Two Teens Wrongfully Accused Of ‘Blackface’ Win Lawsuit

A jury in Northern California has awarded two former students of Saint Francis High School in Mountain View, California, with $1 million in damages and tuition reimbursements following allegations of unjust expulsion over perceived “blackface” photos.

The verdict, delivered on Monday, came in favor of the plaintiffs, citing the school’s breach of oral contract and failure to provide due process. Despite the students losing on three out of five claims, the jury’s decision marks a significant development, according to the San Francisco Chronicle.

The Dhillon Law Group, representing the former students, celebrated the outcome as a landmark decision, underscoring its implications for all private high schools in California, mandating fair procedures in disciplinary actions.

The lawsuit stemmed from an incident in August 2017 when a student, identified as A.H., and others wore acne facemasks in a photo, which later circulated online. While the students claimed it was intended as a joke, accusations of blackface ensued, leading to controversy.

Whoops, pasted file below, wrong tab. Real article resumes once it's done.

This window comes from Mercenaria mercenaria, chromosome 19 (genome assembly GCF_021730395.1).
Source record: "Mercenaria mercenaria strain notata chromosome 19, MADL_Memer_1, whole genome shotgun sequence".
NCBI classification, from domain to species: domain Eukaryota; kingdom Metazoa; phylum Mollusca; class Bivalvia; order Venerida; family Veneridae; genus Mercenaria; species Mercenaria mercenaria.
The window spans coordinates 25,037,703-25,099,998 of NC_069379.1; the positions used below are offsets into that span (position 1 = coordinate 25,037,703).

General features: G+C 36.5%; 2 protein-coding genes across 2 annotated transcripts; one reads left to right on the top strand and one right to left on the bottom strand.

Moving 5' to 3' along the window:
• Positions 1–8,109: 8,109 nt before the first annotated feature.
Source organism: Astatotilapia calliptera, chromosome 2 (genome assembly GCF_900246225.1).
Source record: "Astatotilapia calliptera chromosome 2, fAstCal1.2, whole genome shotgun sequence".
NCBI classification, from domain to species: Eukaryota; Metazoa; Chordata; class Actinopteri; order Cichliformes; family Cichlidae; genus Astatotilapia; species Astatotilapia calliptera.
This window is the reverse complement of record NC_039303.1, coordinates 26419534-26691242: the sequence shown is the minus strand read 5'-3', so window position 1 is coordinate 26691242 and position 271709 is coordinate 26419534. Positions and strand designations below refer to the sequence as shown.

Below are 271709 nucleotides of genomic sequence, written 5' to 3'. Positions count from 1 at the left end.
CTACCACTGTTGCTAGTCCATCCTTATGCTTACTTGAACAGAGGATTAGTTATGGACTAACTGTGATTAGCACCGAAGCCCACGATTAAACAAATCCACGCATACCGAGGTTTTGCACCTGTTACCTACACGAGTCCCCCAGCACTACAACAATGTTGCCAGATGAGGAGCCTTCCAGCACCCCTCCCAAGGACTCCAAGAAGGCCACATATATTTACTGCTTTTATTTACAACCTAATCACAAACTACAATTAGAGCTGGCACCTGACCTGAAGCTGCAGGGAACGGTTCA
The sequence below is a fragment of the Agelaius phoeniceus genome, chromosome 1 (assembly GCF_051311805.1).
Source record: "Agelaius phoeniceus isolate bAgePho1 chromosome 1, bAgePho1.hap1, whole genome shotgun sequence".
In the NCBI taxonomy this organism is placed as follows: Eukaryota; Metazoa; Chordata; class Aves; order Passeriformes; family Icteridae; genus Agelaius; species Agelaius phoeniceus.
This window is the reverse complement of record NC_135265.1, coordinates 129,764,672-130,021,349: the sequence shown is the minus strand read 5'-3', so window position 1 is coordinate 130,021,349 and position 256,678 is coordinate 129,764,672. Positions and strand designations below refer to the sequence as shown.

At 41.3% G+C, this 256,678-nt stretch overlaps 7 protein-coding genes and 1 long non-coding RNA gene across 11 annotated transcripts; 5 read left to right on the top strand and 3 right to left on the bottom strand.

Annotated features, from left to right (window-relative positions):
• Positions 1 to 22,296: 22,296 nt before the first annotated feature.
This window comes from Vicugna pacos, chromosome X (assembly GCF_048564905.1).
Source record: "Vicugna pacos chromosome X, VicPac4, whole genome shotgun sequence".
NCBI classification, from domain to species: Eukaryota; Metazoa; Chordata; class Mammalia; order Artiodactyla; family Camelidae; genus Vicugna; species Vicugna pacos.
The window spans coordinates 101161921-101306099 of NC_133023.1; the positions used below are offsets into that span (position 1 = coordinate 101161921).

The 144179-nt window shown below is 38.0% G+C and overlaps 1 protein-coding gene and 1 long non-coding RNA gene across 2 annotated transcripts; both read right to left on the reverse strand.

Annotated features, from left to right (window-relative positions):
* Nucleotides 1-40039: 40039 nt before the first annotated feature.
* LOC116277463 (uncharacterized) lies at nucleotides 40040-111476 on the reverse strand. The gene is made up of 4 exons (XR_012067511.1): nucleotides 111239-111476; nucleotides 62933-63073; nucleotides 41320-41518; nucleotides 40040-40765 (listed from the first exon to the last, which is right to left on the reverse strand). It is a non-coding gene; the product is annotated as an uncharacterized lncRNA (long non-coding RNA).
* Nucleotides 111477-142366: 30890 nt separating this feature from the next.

Following the incident, the school administrators reportedly presented the students with a choice: voluntary withdrawal or expulsion. This prompted legal action from the students and their families, initially seeking $20 million in damages.

The fallout from the ordeal had significant consequences, particularly for A.H., whose father, Frank Hughes, detailed the challenges his son faced in pursuing academic and athletic endeavors. Despite assurances from school officials, complications arose, leading to A.H.’s relocation to Utah to resume his football career.

While the jury’s decision was welcomed by the plaintiffs’ families, officials from Saint Francis High School contested aspects of the verdict, particularly regarding defamation and breach of contract claims. They maintained that the school did not infringe upon the students’ free speech rights.

In response, the Hughes family emphasized the toll the ordeal took on their sons and called for reforms within the school’s disciplinary processes to prevent similar injustices in the future.

As part of the verdict, the private school is required to reimburse the Hughes family for relocation expenses incurred due to the incident, adding a financial component to the resolution of this contentious matter.

Previous articleHouse Uncovers Widespread Government ‘Misconduct’ In Union Elections
Next articleNewton County Sheriff’s Department Faces Scrutiny After Prisoner Escape And Manhunt